What turns the Chicago River Green?

March 17th, 201413217804355_6d96961318

If you are fortunate enough to be in Chicago on St. Patrick’s Day, you will become witness to many delightful sights, such as the annual St. Patty’s Day Parade, waves of green beer and people dressed as modern-looking leprechauns. One sight to behold is the Chicago River turning green.

Chicago goes all out for St. Patrick’s Day. Both locals and tourists come together in their green clothing at Michigan Avenue and Wacker Drive to witness the dying of the river followed by an impressive parade.

When living in Chicago, I had always wondered how it all got started and because of the color fit for emerald city, whether or not it was eco-friendly.

How it got started:
According to Chicago parade organizers, the tradition began when in 1961, a business manager for the plumber’s union named Stephen Bailey saw a plumber whose coveralls had been stained green. The stains had appeared thanks to a special dye used to detect leaks. 1961 was also the year that the city had begun enforcing pollution controls and the plumber was using a dye to locate the source of illegal waste disposal in the Chicago River. Mr. Bailey then had an idea. He contacted city officials and dumped 100 pounds of a disodium salt called fluorescein into the river. It was so powerful it turned the river green for a week. Nowadays, it is only green for a day.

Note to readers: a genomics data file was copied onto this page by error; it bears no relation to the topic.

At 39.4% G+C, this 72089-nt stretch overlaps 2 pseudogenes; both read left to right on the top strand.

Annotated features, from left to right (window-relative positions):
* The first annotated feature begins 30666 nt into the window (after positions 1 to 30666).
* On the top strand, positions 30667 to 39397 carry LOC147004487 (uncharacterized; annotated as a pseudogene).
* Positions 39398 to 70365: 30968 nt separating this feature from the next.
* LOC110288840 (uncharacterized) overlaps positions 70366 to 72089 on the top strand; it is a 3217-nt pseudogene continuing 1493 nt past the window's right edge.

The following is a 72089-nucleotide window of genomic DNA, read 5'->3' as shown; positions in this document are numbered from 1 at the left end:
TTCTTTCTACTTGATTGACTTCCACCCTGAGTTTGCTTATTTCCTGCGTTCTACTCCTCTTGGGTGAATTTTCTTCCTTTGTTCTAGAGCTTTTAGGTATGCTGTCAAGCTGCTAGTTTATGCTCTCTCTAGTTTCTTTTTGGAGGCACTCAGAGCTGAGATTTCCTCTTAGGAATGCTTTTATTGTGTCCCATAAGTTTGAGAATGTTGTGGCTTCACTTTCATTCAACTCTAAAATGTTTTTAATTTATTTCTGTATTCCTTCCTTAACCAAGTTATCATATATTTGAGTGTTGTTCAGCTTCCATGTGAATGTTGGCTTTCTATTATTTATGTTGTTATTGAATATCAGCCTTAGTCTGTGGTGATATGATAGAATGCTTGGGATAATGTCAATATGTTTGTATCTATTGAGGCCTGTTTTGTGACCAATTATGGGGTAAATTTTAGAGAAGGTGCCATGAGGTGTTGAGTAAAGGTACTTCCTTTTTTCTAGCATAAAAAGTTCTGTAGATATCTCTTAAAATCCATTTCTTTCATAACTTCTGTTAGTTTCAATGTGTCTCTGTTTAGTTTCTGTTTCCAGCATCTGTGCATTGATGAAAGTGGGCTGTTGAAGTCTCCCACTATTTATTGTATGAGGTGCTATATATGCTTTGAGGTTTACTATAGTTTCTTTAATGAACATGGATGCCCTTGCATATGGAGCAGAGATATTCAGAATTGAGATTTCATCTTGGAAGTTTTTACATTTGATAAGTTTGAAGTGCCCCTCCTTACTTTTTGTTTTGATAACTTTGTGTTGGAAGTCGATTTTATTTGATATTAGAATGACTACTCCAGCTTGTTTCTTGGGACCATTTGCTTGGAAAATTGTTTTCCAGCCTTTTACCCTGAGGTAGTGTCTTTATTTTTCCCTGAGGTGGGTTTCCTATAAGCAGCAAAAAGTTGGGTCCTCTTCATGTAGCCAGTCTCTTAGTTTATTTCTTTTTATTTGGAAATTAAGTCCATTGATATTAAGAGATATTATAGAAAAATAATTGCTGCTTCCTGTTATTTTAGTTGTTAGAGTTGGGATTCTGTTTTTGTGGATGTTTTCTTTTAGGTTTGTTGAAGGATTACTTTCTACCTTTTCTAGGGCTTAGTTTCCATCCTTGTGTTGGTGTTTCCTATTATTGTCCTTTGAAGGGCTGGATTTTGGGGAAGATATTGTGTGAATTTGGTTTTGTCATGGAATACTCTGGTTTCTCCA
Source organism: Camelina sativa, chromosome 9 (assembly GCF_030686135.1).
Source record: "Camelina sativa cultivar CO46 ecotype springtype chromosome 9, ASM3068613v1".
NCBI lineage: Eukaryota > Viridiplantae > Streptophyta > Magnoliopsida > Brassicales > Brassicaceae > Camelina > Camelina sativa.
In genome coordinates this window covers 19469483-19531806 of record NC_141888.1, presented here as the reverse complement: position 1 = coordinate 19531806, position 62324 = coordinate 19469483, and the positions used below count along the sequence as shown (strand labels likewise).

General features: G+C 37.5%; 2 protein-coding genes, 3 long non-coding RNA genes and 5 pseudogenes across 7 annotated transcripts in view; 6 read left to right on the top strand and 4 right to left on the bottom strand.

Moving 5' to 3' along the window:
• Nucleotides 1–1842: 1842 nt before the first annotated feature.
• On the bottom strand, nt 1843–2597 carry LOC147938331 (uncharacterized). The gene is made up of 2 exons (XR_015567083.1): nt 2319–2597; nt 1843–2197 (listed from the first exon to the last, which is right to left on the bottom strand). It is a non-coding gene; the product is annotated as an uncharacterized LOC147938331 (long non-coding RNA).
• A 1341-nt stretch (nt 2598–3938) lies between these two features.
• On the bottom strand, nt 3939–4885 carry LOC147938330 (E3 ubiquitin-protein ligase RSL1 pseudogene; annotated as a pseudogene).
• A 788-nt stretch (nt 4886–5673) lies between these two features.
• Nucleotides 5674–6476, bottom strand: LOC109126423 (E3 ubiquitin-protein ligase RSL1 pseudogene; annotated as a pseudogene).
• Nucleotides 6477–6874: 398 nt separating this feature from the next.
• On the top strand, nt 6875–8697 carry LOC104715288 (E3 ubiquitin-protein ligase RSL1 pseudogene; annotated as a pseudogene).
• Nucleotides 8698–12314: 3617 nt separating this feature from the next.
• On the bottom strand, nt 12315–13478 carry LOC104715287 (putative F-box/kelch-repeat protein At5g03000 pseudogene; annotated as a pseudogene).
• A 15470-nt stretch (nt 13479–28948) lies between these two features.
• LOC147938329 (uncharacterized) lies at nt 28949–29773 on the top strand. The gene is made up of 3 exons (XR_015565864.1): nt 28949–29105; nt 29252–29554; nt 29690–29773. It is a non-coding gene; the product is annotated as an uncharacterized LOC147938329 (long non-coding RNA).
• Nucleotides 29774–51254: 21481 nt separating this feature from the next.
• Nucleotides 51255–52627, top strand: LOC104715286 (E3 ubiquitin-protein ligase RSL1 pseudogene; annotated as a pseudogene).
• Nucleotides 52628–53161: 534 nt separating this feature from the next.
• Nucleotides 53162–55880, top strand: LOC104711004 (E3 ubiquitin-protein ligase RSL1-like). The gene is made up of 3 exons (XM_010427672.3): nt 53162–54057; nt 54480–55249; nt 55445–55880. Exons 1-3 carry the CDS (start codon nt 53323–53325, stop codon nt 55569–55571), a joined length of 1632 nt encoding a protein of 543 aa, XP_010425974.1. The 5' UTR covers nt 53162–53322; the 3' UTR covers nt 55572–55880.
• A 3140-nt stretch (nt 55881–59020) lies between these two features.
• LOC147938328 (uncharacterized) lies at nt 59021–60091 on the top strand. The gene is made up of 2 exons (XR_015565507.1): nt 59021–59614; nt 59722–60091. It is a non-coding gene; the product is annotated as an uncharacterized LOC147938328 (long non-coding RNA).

The Formula:
Since fluorescein can prove to be a toxic substance, environmentalists became obviously very concerned about the welfare of the river and the creatures inside it so they lobbied to do away with the fluorescein and instead dye the river using an eco-friendly vegetable dye.

Although city officials claim that the dye is safe, it is unclear because the formula is a heavily guarded secret. The parade committee once compared the formula to that of Coca Cola. That statement indeed raised some eyebrows but the secret ingredients remain to be known. Perhaps someday with the luck of the Irish, we will find out what turns the Chicago River green and whether or not it is eco-friendly.

-Monica Bologna

Photo Credit: Flickr/MrsSparkyC

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